The first chapter in my informative and picturesque book will cover things you can't carry even if you think you can. On this list is any type of liquid in an unsealed container. Because no matter how slow you go and no matter how little you have in there, the liquid will not stay in the container. And any amount liquid spilled on a floor with crutches is a bad combination and usually results in a spectacular slow-motion slapstick fall worthy of a vaudeville comedy act. And if you the slow-motion fall doesn't end up with you on the floor, the nightmare that is trying to wipe up said spill will commence. I'm pretty sure I resemble a baby giraffe at the watering hole for the first time each time I try to wipe up a mess, crutch legs splayed wide, stumble stepping as I go. Very pretty.
I'd for sure have to include a chapter or two on what getting dressed is like when you forget your bra and attempt to remedy the situation by crutching from the bathroom to the closet. I'd title this chapter, Warning: Crutches are not meant to be used naked. EVER. No good can come from breasts swinging free as one lurches from one end of the house to the other, the parade of dogs trailing behind. Metal sticks near anyone's precious loveliness is a train wreck you can't look away from. I can only hope the neighbors have caught a video or two of this happening and I'll be able to recoup my losses and get myself a new pair of boobs.
And of course, I'd need a chapter on the perils of cooking while on crutches. Taking things off a hot stove or out of a hot oven while supporting yourself with crutches can be a challenge, if not totally impossible, and requires a lot of awkward lurching and cussing. A simple sandwich requires lots of back and forth to the fridge and sink but the "meal" that broke me would be the brownies. The lesson is that making brownies at the one end of the counter furthest from the sink when one has two functioning legs can be messy. When one has one good leg, a boot and crutches, it's a failure waiting to happen. Pictures of the egg I dripped across the kitchen floor and down the right crutch would need to be included. That and video of the dog trying to lick the egg off later when I'm off balance and carrying the remnants of a cup of tea. (I refer you back to the chapter on carrying liquids. It should not be done.) I now have a pair of chocolate covered crutch handles that are sure to forever remain mucky because I was an idiot, dropped the spoon in the batter and fished it out with two hands despite knowing I had ten crutch steps from the sticky bowl to the sink. And then, because I don’t learn, I did it again.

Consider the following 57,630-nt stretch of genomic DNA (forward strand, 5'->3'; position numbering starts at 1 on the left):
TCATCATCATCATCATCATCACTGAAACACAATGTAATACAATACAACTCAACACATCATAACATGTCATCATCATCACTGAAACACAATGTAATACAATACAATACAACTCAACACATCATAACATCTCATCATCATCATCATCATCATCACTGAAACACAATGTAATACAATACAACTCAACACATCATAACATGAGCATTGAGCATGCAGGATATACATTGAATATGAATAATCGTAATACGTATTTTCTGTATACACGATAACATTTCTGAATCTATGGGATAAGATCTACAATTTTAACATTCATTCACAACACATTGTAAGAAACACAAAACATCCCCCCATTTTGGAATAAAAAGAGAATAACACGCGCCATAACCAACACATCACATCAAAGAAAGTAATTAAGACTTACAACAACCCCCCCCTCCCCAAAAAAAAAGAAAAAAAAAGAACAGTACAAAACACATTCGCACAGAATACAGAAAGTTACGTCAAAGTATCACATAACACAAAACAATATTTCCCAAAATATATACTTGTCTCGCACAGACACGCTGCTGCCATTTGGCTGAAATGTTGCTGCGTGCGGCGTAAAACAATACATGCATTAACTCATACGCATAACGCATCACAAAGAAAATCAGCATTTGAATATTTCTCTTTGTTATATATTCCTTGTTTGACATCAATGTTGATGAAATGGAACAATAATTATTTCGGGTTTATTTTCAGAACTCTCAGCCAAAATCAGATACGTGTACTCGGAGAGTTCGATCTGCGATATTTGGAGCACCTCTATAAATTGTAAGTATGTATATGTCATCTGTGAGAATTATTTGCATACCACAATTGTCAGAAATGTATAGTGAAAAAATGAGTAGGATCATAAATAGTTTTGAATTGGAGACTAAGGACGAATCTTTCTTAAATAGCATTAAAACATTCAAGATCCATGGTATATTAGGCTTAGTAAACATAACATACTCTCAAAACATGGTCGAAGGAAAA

I feel no shame in telling you I ate almost all of the brownies as soon as they came out of the oven and cooled down enough to shove them into my face. I deserved every last one.
Yeah, so far this book is really just a list of stupid things I've done to myself over the last eight weeks. It's very possible that no one else would need my dribbles of wisdom to get themselves through forced crutch captivity. It’s very possible that others don’t need to try something to know it won’t work. It's very possible I'm just special - bruised and chocolate battered boobs but special nonetheless. It is also very possible that another bad decision might be me licking the handles clean – don’t judge me. I have one swollen dead leg and a lack of chocolate in the house.